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Logging and Sawmilling Journal October/November 2011

October/November 2011

On the Cover:

British Columbia’s 450,000 kilometres of resource roads are under unprecedented pressures. In addition to being used by the forest industry, the roads are now the arteries for increased levels of exploration by the mining industry, and the oil and gas industry. Read about how the B.C. government is trying to streamline the plethora of different road rules, regulations and operational procedures on page 44 in this issue. (Photo by Jim Stirling)


The forest industry turnaround has started in one of B.C.’s most forest industry dependent-communities —Mackenzie—and in a very welcome move, people are being recalled back to work at the sawmill.

Deal with BC Hydro made bioenergy plant happen

Making the grade, lumber-wise

The recent installation of a completely computer-based grading machine in the planer mill at the Tolko High Level sawmill in Alberta shows that computerized grading systems can indeed make the grade.

Blazing a new business trail

Faced with the shutdown of the local sawmill, B.C. logger Ralph Stewart is blazing a new business trail these days, using B.C. government timber sales to keep his harvesting equipment busy.

Guest Column: Saving money with your fork lift equipment

Scott McLeod of Fleetman Consulting on how to save money through better management of fork lift equipment.

Steady sawmill hand

Thanks to regular equipment improvements and steady family hands running the company, Quebec’s Clermond Hamel sawmill has been able to survive the industry shakeout of the last few years, and is even expanding the business.

Getting Beyond Commodity OSB

Tolko’s Meadow Lake, Saskatchewan OSB operation is going beyond turning out commodity product, with the installation of new technology to create a more versatile forming line that is capable of producing other engineered wood products.

Towing timber

It may go back to days gone by, but forest company Conifex finds that moving logs by water is still a very efficient way to move timber, despite having to deal with the weather on Williston Lake in the B.C. Interior.

Taking forestry matters into their own hands

After years of forest industry frustration in northwestern B.C., the First Nations-owned Gitxsan Forest Enterprises Inc has taken matters into its own hands, and is actively managing, and harvesting, a forest licence the company purchased several years ago.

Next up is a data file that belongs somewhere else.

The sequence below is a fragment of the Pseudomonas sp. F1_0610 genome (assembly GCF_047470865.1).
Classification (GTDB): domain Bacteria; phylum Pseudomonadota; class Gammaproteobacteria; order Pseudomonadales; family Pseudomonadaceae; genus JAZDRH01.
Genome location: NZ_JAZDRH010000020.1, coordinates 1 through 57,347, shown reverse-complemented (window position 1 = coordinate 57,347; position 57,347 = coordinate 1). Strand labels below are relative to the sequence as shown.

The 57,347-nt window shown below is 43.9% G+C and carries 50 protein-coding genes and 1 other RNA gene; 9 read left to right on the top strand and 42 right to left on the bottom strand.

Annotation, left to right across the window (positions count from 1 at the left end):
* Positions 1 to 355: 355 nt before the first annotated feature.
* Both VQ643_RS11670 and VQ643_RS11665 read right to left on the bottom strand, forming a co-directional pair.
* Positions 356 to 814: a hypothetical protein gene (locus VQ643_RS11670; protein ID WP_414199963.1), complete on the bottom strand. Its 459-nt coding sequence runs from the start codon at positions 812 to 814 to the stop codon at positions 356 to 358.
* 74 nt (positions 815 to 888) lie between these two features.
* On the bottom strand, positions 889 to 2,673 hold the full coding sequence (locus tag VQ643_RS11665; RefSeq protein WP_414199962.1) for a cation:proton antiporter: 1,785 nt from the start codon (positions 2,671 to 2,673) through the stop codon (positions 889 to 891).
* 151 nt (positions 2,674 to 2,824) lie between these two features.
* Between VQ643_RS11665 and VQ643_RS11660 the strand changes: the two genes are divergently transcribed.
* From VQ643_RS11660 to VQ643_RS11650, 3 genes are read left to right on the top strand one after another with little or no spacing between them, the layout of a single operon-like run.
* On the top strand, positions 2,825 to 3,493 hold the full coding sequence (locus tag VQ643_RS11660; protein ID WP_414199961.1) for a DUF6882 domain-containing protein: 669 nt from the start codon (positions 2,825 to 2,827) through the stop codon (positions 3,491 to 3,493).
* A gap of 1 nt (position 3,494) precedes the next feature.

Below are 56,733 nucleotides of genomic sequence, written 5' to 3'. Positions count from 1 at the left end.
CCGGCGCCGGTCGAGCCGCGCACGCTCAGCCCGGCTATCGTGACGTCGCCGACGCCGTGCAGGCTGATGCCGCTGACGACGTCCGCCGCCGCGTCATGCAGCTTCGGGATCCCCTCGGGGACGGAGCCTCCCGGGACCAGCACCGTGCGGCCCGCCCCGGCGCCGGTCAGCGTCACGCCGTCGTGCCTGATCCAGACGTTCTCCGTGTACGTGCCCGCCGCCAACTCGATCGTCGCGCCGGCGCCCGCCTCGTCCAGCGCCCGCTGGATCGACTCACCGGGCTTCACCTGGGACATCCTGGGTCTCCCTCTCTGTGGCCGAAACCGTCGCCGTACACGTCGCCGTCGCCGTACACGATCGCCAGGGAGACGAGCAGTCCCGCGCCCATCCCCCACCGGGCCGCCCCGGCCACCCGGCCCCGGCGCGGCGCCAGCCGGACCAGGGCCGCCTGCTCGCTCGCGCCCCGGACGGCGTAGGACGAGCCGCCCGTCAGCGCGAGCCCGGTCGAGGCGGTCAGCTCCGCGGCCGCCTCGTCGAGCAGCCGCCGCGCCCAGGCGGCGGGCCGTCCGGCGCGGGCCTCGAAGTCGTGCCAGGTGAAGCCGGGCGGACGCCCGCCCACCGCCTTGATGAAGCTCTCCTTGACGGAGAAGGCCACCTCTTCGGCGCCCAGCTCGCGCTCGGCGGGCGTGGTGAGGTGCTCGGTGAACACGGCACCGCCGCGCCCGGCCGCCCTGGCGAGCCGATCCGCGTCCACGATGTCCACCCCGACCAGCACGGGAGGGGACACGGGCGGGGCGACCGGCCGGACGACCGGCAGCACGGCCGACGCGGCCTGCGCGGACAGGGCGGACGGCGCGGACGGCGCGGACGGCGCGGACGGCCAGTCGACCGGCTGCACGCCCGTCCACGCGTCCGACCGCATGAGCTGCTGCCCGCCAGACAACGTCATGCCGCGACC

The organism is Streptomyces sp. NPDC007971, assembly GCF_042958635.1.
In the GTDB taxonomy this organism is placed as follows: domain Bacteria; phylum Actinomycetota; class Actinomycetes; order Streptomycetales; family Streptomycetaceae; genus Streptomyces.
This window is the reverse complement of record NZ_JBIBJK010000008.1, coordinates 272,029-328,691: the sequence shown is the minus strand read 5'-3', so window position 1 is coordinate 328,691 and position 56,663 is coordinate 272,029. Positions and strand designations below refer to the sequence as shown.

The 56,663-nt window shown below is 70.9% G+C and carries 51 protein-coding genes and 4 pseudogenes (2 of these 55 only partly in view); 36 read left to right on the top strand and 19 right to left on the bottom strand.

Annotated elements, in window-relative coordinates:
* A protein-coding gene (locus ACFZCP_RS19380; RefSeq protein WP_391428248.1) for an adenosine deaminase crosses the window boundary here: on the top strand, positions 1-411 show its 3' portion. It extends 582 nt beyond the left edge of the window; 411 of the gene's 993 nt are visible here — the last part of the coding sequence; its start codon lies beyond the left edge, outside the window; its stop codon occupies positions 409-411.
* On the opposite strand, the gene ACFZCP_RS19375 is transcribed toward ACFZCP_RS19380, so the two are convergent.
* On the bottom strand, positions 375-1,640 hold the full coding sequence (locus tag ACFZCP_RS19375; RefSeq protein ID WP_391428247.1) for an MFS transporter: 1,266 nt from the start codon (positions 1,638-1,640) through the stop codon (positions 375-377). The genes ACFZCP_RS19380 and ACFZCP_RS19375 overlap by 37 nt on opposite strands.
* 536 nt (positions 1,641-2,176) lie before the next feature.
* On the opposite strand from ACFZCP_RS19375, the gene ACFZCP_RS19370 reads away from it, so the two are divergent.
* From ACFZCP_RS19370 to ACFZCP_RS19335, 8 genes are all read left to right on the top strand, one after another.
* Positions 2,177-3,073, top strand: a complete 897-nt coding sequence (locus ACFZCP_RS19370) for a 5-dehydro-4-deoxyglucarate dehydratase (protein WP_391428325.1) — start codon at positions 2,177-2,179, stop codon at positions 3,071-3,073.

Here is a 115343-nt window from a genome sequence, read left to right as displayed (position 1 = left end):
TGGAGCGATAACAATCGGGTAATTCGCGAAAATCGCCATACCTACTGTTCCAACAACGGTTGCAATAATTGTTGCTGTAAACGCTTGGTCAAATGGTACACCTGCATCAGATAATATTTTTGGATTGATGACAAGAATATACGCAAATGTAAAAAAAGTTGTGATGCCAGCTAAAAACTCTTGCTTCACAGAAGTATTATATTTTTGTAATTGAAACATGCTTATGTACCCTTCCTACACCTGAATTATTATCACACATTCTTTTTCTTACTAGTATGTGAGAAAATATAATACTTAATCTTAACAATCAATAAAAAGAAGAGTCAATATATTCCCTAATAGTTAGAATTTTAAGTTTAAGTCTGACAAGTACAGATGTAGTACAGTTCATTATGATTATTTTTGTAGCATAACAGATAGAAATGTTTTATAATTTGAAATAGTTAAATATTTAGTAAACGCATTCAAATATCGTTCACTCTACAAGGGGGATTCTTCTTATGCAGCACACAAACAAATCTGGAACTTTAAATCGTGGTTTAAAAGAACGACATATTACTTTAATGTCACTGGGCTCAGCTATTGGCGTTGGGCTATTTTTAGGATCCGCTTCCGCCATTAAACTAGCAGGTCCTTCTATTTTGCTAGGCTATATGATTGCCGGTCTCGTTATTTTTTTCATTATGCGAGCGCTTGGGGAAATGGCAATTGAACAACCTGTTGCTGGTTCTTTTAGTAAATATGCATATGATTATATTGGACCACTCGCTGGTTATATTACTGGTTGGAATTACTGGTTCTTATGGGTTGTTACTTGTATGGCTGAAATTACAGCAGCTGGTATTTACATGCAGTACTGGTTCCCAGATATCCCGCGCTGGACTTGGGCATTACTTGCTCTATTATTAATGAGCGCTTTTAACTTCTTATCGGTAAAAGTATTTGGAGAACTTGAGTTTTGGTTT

What’s in…The Edge!

Included in The Edge, Canada’s leading publication on research in the forest industry—now incorporated into Logging and Sawmilling Journal—are stories on Canadian Wood Fibre Centre /Natural Resources Canada, Alberta Innovates - Bio Solutions and FPInnovations research projects.

B.C. driving effort for safer resource roads

The B.C. government is trying to streamline the huge variety of different rules, regulations and operational procedures and in the process overhaul how the province’s resource roads can be more safely regulated.

Tech Update

Logging and Sawmilling Journal has the latest information on what’s new in lumber grade optimization equipment.

The Last Word

Tony Kryzanowski asks …Where is the wood lobby for Edmonton’s massive redevelopment plan?

Supplier Newsline


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Tolko Meadow Lake OSB in SaskatchewanBy Tony Kryzanowski

When it first arrived on the building materials market nearly 30 years ago, oriented strandboard (OSB) was hailed as a wonder building material. But many OSB producers in recent years have discovered this is not a market for the faint of heart, given its dependence on the American housing market, which has essentially tanked in the last few years.

Commodity grade OSB was developed as an engineered alternative to plywood. Its primary use is for sheathing in residential construction.

However, OSB plants are now poised to morph into entirely new profit centres while reducing their dependence on home construction.

For the first time in North America, an existing OSB plant, Tolko Meadow Lake OSB in Saskatchewan, has demonstrated the ability to quickly convert its production line from manufacturing commodity grade OSB to other engineered wood products such as laminated strand lumber (LSL).